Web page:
26/03/2008 - 22:00

Birney's carbon credit move

26/03/2008 - 22:00


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Former state opposition leader, Matt Birney, has teamed up with one of Australia’s biggest corporate farming groups to establish a new business in the emerging industry of carbon offsets.

Birney's carbon credit move

Former state opposition leader, Matt Birney, has teamed up with one of Australia’s biggest corporate farming groups to establish a new business in the emerging industry of carbon offsets.

Mr Birney, who announced in January that he would be quitting politics at the next election to take up a career in the corporate world, has accepted a role as non-executive chairman at Subiaco-based Carbon Conscious Ltd.

The company plans to producing carbon credits through the planting of mallee eucalypt trees throughout the Wheatbelt.

It is looking to list on the Australian Securities Exchange in May, releasing its prospectus earlier this month for an initial public offer of 20 million shares at an issue price of 40 cents per share to raise up to $8 million.

The company is closely associated with managed investment scheme project manager Australian Agricultural Contracts Ltd, which, through its Grain Co-Production product, has established a corporate share-farming agreement between investors and about 115 WA grain farmers.

Launching its project in 2004 with a raising of $550,000, AACL’s 2007 project raised $20 million with about 150,000 hectares of wheat planted.

The 2008 project expects to grow to more than 250,000ha of wheat and barley involving about 200 farmers.

As well as sharing a common head office, a number of Carbon Conscious directors also hold management positions within AACL.

Carbon Conscious executive director Daniel Stevens has been AACL’s general manager since 2006, executive director Ric Collins has worked with AACL for the past two years as farmer contract manager, and non-executive director Nadaisan Logaraj is a director of AACL.

At the time of announcing his retirement, Mr Birney said it was his intention to pursue one or two nonexecutive directorships followed by an executive directorship in the corporate sector post-politics.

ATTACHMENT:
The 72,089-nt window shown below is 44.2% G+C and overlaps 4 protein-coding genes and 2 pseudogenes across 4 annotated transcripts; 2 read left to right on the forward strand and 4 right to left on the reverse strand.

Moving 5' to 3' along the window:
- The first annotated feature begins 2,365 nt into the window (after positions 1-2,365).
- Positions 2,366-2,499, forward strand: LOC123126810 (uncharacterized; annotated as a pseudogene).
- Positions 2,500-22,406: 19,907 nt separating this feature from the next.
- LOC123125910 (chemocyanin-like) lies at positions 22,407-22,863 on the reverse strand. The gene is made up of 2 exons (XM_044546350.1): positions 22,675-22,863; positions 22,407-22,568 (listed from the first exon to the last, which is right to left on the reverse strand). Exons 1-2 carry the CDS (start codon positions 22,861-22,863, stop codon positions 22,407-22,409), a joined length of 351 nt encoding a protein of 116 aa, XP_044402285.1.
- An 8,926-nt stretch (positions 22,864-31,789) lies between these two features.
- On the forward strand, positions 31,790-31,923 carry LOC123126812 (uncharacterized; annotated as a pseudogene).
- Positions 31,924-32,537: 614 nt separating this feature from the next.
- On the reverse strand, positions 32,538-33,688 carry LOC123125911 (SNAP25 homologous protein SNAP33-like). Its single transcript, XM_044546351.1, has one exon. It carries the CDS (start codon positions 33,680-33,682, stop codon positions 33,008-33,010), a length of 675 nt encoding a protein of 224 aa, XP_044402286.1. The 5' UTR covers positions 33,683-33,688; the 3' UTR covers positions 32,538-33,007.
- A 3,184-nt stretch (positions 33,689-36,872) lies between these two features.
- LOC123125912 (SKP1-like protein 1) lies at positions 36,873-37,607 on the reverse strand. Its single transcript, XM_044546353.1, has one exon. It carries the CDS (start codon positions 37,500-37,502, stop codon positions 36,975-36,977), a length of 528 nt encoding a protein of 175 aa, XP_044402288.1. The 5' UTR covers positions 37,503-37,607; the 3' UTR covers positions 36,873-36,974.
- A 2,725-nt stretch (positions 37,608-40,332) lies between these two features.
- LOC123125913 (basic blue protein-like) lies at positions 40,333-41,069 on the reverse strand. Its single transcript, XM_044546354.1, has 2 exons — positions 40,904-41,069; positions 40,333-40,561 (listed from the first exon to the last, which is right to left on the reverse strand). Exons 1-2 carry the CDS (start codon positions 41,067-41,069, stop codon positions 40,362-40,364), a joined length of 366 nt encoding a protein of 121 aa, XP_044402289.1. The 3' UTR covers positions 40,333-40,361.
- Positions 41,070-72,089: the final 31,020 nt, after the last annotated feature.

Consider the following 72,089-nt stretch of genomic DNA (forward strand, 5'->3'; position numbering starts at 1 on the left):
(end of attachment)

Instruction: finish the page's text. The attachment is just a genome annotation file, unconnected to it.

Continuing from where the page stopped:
As outlined in the prospectus, Mr Birney will receive director’s fees of $50,000 a year, and holds 256,250 shares and 300,000 options.

Mr Stevens told WA Business News the company would have access to AACL’s strong relationships with WA farmers as well as access to large tracts of land.

“We saw this as an opportunity that fits in well with our other businesses,” he said.

Mr Stevens said mallee plantings could be incorporated with grain crops and other farming enterprises through belt planting, providing an additional source of income for farmers and assisting with salinity control.

“We’re looking at doing something here in partnership with farmers,” he said.

“We’re allowing farmers to be part of the carbon market in a way that’s complementary to their existing business.” The company will commence its first trial planting this winter.

It is currently in the process of gaining accreditation under the Australian Greenhouse Office Greenhouse Friendly program, which is expected to be finalised by mid 2008.

Carbon Conscious will join fellow ASX-listed company CO2 Group, Australia’s largest listed carbon offset company accredited by the federal government, in the emerging industry.

CO2 Group Ltd has signed multimillion dollar offset agreements with major emitters such as Qantas and Woodside Petroleum.

It also has an agreement with WA-based Oil Mallee Company, which will provide CO2 Group with exclusive rights to use its knowledge of achieving successful mallee estates dedicated to offsetting greenhouse emissions.

CO2 Group is also a major shareholder of OMC and has one director on the board.



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